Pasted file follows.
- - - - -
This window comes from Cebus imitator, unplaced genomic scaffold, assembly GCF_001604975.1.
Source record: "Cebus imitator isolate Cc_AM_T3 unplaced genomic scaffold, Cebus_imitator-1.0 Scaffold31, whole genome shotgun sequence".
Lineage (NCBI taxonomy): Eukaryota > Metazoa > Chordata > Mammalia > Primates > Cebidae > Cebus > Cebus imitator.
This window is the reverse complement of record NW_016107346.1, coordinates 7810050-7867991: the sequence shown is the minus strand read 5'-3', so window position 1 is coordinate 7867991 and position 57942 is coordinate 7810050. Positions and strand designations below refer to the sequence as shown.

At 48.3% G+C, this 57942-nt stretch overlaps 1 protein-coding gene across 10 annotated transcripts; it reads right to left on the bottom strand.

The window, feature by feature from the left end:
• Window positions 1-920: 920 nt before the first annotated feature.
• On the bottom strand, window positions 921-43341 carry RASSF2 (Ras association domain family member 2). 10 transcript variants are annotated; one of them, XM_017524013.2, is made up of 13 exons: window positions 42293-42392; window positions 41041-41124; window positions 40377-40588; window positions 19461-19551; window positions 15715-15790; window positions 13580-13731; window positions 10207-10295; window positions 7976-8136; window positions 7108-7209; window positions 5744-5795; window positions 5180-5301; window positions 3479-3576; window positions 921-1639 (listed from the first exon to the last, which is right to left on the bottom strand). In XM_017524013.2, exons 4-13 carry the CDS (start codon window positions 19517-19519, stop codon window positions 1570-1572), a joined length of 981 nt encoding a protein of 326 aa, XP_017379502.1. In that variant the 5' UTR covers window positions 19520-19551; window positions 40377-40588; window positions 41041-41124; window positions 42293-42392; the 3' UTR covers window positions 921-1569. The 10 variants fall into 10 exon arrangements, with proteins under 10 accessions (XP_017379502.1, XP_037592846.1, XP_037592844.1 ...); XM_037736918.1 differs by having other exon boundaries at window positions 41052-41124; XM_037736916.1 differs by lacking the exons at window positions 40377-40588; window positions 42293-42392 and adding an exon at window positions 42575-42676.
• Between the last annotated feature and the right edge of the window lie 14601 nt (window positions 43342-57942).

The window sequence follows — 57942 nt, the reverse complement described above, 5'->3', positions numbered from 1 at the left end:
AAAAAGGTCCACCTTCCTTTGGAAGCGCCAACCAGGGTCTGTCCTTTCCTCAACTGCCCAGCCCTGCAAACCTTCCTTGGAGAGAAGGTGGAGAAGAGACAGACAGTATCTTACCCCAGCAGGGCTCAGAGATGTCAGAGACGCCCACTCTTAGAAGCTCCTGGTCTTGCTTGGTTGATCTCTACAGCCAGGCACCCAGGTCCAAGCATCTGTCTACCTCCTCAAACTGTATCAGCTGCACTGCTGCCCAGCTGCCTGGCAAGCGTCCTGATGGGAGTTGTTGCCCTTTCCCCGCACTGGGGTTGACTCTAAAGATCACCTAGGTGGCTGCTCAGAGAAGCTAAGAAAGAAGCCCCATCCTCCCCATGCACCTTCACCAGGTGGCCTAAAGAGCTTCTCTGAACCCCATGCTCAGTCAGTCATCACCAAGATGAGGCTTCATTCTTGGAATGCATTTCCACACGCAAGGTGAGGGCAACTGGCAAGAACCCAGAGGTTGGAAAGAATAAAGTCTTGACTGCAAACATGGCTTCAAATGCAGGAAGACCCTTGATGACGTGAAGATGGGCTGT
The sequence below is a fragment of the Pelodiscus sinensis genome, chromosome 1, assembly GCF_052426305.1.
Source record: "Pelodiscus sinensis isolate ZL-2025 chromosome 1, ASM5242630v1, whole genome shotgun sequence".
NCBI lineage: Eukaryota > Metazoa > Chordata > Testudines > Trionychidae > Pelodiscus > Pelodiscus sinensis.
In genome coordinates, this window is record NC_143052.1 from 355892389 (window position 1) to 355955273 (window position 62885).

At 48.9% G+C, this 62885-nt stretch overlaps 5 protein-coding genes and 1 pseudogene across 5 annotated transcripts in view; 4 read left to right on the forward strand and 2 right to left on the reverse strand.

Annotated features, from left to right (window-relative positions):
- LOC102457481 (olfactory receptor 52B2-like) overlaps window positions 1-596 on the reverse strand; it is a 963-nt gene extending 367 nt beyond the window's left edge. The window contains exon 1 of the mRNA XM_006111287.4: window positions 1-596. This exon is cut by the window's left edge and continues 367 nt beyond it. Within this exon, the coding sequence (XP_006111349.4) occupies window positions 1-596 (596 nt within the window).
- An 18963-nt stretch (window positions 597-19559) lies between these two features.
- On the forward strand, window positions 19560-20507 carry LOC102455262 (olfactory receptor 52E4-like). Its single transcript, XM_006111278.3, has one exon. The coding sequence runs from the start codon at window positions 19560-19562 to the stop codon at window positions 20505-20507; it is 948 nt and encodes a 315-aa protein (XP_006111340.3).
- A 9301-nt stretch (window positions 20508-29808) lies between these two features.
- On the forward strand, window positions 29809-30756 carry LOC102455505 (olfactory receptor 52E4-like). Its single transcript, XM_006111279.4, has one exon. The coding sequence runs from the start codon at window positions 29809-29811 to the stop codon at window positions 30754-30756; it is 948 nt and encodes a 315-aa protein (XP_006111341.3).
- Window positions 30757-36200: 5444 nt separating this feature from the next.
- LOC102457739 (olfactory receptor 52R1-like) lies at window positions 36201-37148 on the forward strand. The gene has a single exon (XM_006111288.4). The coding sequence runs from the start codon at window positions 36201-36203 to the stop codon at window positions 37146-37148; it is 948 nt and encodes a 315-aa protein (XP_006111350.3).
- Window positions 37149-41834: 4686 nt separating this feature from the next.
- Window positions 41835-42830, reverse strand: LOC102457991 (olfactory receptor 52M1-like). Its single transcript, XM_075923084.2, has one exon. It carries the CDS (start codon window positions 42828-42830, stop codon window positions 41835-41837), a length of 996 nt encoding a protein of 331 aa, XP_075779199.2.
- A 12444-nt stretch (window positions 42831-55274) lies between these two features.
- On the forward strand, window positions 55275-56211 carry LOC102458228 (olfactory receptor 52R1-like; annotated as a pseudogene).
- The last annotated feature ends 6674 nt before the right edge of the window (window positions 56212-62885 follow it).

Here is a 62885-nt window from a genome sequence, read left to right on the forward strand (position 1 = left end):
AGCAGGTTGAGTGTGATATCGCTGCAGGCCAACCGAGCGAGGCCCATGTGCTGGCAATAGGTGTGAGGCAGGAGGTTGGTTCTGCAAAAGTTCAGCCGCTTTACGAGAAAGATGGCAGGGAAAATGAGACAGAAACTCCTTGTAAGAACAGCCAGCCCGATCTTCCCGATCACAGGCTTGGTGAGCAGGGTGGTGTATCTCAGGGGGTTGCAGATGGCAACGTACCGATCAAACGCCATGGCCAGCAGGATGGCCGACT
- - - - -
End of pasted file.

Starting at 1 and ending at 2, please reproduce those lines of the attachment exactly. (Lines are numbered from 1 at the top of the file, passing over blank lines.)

This window comes from Cebus imitator, unplaced genomic scaffold, assembly GCF_001604975.1.
Source record: "Cebus imitator isolate Cc_AM_T3 unplaced genomic scaffold, Cebus_imitator-1.0 Scaffold31, whole genome shotgun sequence".